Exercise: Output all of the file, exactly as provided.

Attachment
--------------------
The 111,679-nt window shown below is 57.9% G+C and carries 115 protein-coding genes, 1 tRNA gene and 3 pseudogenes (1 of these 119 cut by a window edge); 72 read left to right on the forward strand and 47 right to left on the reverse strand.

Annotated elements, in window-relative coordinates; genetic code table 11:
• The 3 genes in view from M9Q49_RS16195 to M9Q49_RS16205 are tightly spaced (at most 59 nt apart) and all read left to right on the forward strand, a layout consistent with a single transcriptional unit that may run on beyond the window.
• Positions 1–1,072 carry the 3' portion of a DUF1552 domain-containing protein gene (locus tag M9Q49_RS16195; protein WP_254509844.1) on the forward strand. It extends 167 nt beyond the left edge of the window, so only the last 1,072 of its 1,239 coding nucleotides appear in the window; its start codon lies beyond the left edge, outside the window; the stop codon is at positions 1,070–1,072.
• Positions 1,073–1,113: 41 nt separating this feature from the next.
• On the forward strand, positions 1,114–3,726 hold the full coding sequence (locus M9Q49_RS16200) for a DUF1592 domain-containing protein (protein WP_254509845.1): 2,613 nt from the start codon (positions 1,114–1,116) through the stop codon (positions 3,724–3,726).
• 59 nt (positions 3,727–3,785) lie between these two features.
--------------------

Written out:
The 111,679-nt window shown below is 57.9% G+C and carries 115 protein-coding genes, 1 tRNA gene and 3 pseudogenes (1 of these 119 cut by a window edge); 72 read left to right on the forward strand and 47 right to left on the reverse strand.

Annotated elements, in window-relative coordinates; genetic code table 11:
• The 3 genes in view from M9Q49_RS16195 to M9Q49_RS16205 are tightly spaced (at most 59 nt apart) and all read left to right on the forward strand, a layout consistent with a single transcriptional unit that may run on beyond the window.
• Positions 1–1,072 carry the 3' portion of a DUF1552 domain-containing protein gene (locus tag M9Q49_RS16195; protein WP_254509844.1) on the forward strand. It extends 167 nt beyond the left edge of the window, so only the last 1,072 of its 1,239 coding nucleotides appear in the window; its start codon lies beyond the left edge, outside the window; the stop codon is at positions 1,070–1,072.
• Positions 1,073–1,113: 41 nt separating this feature from the next.
• On the forward strand, positions 1,114–3,726 hold the full coding sequence (locus M9Q49_RS16200) for a DUF1592 domain-containing protein (protein WP_254509845.1): 2,613 nt from the start codon (positions 1,114–1,116) through the stop codon (positions 3,724–3,726).
• 59 nt (positions 3,727–3,785) lie between these two features.